Board for the Advancement of Psychology in the Public Interest (BAPPI): 2012 Annual Report

Mission Statement

The mission of BAPPI shall be to encourage the generation and application of psychological knowledge on issues important to human well-being. It shall have general concern for those aspects of psychology that involve solutions to the fundamental problems of human justice and that promote equitable and just treatment of all segments of society. BAPPI shall encourage the utilization and dissemination of psychological knowledge to advance equal opportunity and to foster empowerment of those who do not share equitably in society's resources.

The Board shall be concerned with increasing scientific understanding and training in regard to those aspects that pertain to but are not limited to culture, class, race/ethnicity, gender, sexual orientation, age and disability. The Board shall support improving educational and training opportunities for all persons in psychology and continue the promotion of culturally sensitive models for the delivery of psychological services. The Board shall be sensitive to the entire range of APA activities as they pertain to the mission of this Board and make recommendations regarding ethically and socially responsible actions by APA when appropriate. The composition of the Board shall reflect diversity in terms of ethnic minorities, gender, sexual orientation, disabilities and religion, as well as the range of interests characteristic of psychology in all its aspects.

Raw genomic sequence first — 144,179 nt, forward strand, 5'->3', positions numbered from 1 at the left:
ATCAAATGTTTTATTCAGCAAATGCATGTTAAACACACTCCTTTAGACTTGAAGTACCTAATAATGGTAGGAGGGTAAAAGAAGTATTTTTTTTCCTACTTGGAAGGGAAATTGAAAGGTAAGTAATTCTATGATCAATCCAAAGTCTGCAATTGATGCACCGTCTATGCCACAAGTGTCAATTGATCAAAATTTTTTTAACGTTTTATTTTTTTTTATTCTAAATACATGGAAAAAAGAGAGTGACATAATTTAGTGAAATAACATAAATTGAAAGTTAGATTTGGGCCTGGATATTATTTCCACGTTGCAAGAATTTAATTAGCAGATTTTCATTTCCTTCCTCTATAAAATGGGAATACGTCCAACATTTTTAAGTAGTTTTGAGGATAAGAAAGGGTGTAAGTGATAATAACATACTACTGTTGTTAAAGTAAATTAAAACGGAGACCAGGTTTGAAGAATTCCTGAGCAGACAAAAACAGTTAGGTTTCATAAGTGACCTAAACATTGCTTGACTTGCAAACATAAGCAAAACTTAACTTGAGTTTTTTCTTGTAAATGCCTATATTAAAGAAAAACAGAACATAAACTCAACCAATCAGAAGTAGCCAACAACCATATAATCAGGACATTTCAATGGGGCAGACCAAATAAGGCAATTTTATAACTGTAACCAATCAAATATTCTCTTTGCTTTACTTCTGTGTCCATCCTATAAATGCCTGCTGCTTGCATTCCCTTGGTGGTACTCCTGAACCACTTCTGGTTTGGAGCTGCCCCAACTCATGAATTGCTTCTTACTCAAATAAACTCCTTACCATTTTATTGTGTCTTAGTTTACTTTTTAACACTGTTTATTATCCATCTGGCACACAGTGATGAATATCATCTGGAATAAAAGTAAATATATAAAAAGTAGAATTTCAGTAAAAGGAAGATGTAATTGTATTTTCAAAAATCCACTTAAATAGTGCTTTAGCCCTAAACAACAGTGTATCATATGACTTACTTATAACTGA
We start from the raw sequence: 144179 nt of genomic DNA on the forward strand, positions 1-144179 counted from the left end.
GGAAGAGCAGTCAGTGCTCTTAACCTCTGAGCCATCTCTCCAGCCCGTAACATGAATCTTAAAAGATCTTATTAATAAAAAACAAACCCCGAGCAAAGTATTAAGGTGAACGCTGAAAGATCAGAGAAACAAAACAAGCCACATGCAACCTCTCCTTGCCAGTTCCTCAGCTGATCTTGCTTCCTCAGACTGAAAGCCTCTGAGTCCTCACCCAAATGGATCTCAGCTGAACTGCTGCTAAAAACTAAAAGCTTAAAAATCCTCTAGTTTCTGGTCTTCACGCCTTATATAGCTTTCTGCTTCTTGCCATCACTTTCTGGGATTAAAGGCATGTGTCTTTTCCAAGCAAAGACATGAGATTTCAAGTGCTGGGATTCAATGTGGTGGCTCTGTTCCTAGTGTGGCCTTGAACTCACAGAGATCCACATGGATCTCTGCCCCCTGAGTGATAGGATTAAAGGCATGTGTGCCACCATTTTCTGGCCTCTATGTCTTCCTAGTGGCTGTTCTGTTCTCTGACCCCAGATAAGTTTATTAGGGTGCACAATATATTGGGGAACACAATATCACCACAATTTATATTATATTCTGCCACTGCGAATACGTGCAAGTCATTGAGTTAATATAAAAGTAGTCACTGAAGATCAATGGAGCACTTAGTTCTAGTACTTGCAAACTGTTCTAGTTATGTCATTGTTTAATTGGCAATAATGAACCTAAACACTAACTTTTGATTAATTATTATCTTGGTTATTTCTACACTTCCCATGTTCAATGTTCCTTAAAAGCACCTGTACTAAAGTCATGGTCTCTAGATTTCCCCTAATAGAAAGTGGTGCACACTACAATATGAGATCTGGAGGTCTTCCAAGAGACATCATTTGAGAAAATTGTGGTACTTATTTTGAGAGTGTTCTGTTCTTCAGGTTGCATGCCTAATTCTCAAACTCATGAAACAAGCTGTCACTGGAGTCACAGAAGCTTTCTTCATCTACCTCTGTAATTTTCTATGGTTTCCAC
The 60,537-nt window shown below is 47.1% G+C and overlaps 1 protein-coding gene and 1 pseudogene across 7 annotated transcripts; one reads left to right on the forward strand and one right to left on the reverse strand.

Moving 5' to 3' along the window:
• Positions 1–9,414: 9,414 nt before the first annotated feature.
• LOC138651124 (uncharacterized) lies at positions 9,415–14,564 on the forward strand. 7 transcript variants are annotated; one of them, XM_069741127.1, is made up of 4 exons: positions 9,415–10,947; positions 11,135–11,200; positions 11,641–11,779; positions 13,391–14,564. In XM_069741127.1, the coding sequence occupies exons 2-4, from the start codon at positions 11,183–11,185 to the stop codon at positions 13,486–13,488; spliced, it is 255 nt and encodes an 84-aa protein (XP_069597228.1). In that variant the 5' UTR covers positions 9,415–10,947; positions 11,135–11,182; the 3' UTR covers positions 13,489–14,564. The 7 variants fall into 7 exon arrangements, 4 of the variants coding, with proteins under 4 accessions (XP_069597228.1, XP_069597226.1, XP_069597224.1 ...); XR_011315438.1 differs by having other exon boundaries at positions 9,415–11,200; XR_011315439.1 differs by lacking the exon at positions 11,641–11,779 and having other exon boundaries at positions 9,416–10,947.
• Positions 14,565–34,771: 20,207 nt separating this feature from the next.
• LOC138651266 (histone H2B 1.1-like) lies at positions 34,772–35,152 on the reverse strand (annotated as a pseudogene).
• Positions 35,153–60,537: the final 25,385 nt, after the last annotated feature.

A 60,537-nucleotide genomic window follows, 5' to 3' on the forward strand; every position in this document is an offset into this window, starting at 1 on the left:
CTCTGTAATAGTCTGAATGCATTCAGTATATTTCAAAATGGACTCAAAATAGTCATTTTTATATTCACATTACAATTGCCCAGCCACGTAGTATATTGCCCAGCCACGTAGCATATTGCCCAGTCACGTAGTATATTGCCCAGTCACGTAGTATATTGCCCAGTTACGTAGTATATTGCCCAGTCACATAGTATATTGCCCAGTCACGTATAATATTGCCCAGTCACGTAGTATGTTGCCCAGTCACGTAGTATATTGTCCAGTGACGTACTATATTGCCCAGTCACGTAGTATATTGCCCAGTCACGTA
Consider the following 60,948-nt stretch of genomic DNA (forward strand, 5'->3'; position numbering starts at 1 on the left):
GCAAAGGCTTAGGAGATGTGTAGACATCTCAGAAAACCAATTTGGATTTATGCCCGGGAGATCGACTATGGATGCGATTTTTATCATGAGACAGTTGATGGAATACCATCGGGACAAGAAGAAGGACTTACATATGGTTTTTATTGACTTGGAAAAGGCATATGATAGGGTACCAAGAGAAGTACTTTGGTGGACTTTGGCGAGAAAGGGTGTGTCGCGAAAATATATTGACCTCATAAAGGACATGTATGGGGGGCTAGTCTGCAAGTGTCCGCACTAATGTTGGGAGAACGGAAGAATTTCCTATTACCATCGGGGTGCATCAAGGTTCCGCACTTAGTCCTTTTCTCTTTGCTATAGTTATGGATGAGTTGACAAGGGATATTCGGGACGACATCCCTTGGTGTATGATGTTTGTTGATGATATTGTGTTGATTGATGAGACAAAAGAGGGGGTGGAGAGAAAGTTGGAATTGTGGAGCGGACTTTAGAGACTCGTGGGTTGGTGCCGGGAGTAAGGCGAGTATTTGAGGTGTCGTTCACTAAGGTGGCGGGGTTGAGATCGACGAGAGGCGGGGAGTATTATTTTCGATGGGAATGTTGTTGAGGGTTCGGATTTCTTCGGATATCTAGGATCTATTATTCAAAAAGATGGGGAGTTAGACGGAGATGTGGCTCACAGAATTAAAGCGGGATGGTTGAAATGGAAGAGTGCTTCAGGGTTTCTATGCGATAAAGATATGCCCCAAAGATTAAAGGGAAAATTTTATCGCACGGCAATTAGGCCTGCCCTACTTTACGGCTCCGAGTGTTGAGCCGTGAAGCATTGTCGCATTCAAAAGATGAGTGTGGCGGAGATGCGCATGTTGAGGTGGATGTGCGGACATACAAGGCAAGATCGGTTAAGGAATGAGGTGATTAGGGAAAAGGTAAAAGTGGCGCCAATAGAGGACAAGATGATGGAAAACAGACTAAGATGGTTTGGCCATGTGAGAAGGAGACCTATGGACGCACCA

Membership and Meetings

BAPPI met during the Spring Consolidated Meetings on March 30 – April 1, 2012 and during the Fall Consolidated Meetings on Nov. 2-4, 2012. BAPPI members also met individually with their respective committees during the first round of Consolidated Meetings on Oct. 5-7, 2012.

The members of BAPPI in 2012 were: Karen F. Wyche, PhD (Chair); Toni Antonucci, PhD; Meg A. Bond, PhD; Y. Barry Chung, PhD; Priscilla Dass-Brailsford, EdD; Claire G. Gastañaga, JD (Public Member); J. Douglas McDonald, PhD; Linda R. Mona, PhD; Allen Omoto, PhD (Chair-elect); and Luis A. Vargas, PhD.

Drs. Wyche, Chung, and Mona completed their terms on the Board at the conclusion of 2012. M. Dolores Cimini, PhD; Linda M. Forrest, PhD; and William D. Parham, PhD are joining BAPPI beginning in Jan. 2013.

Public Interest Committee Chairs-elect attended BAPPI’s Fall Consolidated Meetings and reported on the activities and accomplishments of their respective groups over the past year, and received commendation for the quality, amount, and relevancy of their work. Each committee provided BAPPI with a summary sheet that highlighted activities, initiatives, and projects (current and upcoming). The chairs-elect met amongst themselves during the afternoon session to discuss potential opportunities for collaboration among committees during convention and on projects that have the potential to cross programs in the future. Two local members, Angela Ferguson (CLGBTC Chair-elect) and Lawrence Pick (CDIP Chair-elect) planned to meet with Karen Wyche, BAPPI Chair or Chair-elect Allen Omoto, to offer feedback from that meeting.

2013 APA Convention Programming